Friday, August 13, 2010

Machinarium Starts

I decided to wind up Machinarium tonight, and I'm pleasantly unsurprised by its charm (it looked so from afar). It definitely has that stop-and-go adventure game thing going on, but nothing that breaks immersion, and the attention to detail is fantastic. I look forward to my next session with it.

7 comments:

  1. I really enjoyed the rough feel of the art in this grimy robot world. Visual detail was great, fun little story, kinda fun to play, but a few of the puzzles pulled me out of it.

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  2. One thing I was thinking about with this game (and others like it, the old-school adventure games) is how story-driven they are, and yet almost all of the "cinematic" events happen in game camera. The net result is that story events feel more like watching a play than watching a movie, and it seems to be less immersion-breaking even though they take control away from the player. So do games need to back away from trying to feel like movies and look more closely at the emotional language of theatre?

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  3. I'll respond proper tomorrow. Super tired tonight.

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  4. When you say they're like watching a play, do you mean because a play also happens in reality, right in front of you?

    Removing control might be a 2-point immersion disruption, and presenting it in a non-game camera a 1-point disruption. Story and play formats strike me as frameworks wherein immersion disruptions take place rather than potential immersion disruptions themselves.

    But this might be short-sighted. The end goal is not to be play-like or movie-like but game-like, which in turn depends on the genre (e.g., adventure game vs. FPS), either of which would probably find useful cues from both movie and play formats.

    This is great thought-fodder, though. I look forward to additional comments you might have.

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  5. My point was not to emphasize the loss-of-control part of these games, because I think in most cases that wasn't necessary anyway. The main thing I was thinking was that story events in movies are more about framing, editing, and are good for intimate emotional expression. They can use camera cuts, movements, or focus to direct audience attention. Plays, on the other hand, use staging, timing, and larger expressions/acting, but can be just as effective in telling story. They use different tricks to redirect attention, such as sound and motion (which requires more careful control of everything going on in the scene, and different timing so that the audience has time to focus in on the new thing/event).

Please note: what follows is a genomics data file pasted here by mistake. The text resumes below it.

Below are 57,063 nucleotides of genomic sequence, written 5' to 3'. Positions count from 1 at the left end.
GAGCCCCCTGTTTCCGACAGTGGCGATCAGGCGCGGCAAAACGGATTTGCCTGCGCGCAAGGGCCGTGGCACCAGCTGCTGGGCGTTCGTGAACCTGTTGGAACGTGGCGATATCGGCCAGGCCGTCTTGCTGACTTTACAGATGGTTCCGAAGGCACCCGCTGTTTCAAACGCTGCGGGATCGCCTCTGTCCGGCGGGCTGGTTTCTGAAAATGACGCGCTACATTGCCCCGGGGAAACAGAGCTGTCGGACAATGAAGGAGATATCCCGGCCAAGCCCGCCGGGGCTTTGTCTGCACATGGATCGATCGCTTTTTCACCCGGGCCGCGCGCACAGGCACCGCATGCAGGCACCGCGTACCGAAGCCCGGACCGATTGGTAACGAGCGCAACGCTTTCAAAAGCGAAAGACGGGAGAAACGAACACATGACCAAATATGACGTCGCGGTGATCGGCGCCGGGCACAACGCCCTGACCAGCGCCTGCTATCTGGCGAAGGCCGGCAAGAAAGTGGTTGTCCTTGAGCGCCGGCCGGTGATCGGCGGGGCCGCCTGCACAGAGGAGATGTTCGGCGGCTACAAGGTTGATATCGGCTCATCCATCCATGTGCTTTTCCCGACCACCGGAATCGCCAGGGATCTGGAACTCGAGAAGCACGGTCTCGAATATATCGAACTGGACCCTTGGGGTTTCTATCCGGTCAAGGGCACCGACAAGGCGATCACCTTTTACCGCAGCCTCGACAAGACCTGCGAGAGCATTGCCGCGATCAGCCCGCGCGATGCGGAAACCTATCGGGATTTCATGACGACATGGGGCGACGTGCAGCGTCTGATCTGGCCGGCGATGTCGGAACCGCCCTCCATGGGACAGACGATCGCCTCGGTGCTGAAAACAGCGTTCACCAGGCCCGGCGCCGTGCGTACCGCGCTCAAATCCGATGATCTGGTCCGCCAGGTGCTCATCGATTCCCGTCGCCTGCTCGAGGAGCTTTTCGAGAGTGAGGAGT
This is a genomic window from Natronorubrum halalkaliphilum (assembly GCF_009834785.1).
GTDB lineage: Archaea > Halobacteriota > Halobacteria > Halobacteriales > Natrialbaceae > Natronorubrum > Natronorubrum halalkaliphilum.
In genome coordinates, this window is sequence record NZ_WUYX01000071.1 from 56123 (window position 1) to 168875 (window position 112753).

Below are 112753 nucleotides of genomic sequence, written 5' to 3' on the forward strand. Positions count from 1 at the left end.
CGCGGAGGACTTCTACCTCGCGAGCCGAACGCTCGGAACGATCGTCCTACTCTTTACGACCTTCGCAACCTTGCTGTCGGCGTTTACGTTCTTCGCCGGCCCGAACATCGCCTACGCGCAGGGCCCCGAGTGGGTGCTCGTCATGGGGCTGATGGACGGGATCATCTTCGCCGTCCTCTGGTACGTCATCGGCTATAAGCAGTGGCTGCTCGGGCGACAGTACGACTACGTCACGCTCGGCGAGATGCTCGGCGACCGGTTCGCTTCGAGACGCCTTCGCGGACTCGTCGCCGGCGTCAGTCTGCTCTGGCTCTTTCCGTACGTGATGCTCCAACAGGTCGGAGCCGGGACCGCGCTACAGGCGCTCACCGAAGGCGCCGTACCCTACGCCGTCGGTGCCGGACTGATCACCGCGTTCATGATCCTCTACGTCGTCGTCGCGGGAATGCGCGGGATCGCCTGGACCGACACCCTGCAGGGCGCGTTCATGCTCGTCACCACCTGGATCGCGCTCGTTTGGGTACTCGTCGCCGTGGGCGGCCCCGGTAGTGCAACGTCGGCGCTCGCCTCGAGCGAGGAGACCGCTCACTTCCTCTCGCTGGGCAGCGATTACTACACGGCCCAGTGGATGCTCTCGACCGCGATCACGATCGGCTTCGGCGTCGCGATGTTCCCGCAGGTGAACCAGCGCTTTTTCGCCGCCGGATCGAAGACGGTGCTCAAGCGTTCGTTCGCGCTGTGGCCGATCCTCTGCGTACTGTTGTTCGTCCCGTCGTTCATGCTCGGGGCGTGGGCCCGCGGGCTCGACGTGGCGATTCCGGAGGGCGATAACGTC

At any rate, my point is that most games seem to be focusing in on making their games "more cinematic," and I'm wondering if this is the wrong instinct---not to necessarily abandon the goal of immersive story---but to model the mindset and techniques of storytelling after an art form that has some similar challenges to the problems that we face in games.

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  6. From what you're saying, I'd whole-heartedly agree. Do you remember that book about camera angles and the emotional impact they have on the viewer? I wonder if a similarly simple guide exists that introduces emotional, director-level considerations for theater presentations. I'd love to learn more about these techniques, and need to do some hunting.

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  7. Let me know if you find anything, because I'd like to get it also.

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